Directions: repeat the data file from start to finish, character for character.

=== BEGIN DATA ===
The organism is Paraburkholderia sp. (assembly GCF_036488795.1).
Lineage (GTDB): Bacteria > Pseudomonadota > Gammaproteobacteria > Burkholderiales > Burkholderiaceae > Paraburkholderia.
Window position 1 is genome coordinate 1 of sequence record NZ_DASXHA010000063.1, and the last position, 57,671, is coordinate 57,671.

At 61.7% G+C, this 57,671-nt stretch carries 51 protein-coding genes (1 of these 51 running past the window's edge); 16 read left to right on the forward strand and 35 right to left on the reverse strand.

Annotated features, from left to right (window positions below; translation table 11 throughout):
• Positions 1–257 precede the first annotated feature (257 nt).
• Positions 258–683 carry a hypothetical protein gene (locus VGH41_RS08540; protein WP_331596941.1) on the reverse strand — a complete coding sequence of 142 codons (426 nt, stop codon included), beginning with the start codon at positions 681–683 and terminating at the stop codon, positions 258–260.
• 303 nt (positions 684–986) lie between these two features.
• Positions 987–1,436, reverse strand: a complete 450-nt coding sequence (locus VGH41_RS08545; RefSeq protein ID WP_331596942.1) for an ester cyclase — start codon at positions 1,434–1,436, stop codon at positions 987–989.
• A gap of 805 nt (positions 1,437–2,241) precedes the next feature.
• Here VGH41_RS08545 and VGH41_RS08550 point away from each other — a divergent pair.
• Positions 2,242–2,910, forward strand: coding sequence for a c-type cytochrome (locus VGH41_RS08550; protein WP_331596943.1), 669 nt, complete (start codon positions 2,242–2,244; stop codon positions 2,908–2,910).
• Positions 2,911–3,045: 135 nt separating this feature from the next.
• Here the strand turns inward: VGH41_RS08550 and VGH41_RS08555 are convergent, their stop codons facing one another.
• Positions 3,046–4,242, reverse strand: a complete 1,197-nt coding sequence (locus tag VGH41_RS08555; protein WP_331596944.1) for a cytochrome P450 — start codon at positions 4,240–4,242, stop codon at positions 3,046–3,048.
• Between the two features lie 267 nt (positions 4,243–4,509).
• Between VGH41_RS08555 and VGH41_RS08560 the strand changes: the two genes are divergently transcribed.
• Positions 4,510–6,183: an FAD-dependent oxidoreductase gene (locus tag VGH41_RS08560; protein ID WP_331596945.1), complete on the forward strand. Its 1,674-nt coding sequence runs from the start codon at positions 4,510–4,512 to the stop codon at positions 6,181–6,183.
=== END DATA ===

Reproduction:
The organism is Paraburkholderia sp. (assembly GCF_036488795.1).
Lineage (GTDB): Bacteria > Pseudomonadota > Gammaproteobacteria > Burkholderiales > Burkholderiaceae > Paraburkholderia.
Window position 1 is genome coordinate 1 of sequence record NZ_DASXHA010000063.1, and the last position, 57,671, is coordinate 57,671.

At 61.7% G+C, this 57,671-nt stretch carries 51 protein-coding genes (1 of these 51 running past the window's edge); 16 read left to right on the forward strand and 35 right to left on the reverse strand.

Annotated features, from left to right (window positions below; translation table 11 throughout):
• Positions 1–257 precede the first annotated feature (257 nt).
• Positions 258–683 carry a hypothetical protein gene (locus VGH41_RS08540; protein WP_331596941.1) on the reverse strand — a complete coding sequence of 142 codons (426 nt, stop codon included), beginning with the start codon at positions 681–683 and terminating at the stop codon, positions 258–260.
• 303 nt (positions 684–986) lie between these two features.
• Positions 987–1,436, reverse strand: a complete 450-nt coding sequence (locus VGH41_RS08545; RefSeq protein ID WP_331596942.1) for an ester cyclase — start codon at positions 1,434–1,436, stop codon at positions 987–989.
• A gap of 805 nt (positions 1,437–2,241) precedes the next feature.
• Here VGH41_RS08545 and VGH41_RS08550 point away from each other — a divergent pair.
• Positions 2,242–2,910, forward strand: coding sequence for a c-type cytochrome (locus VGH41_RS08550; protein WP_331596943.1), 669 nt, complete (start codon positions 2,242–2,244; stop codon positions 2,908–2,910).
• Positions 2,911–3,045: 135 nt separating this feature from the next.
• Here the strand turns inward: VGH41_RS08550 and VGH41_RS08555 are convergent, their stop codons facing one another.
• Positions 3,046–4,242, reverse strand: a complete 1,197-nt coding sequence (locus tag VGH41_RS08555; protein WP_331596944.1) for a cytochrome P450 — start codon at positions 4,240–4,242, stop codon at positions 3,046–3,048.
• Between the two features lie 267 nt (positions 4,243–4,509).
• Between VGH41_RS08555 and VGH41_RS08560 the strand changes: the two genes are divergently transcribed.
• Positions 4,510–6,183: an FAD-dependent oxidoreductase gene (locus tag VGH41_RS08560; protein ID WP_331596945.1), complete on the forward strand. Its 1,674-nt coding sequence runs from the start codon at positions 4,510–4,512 to the stop codon at positions 6,181–6,183.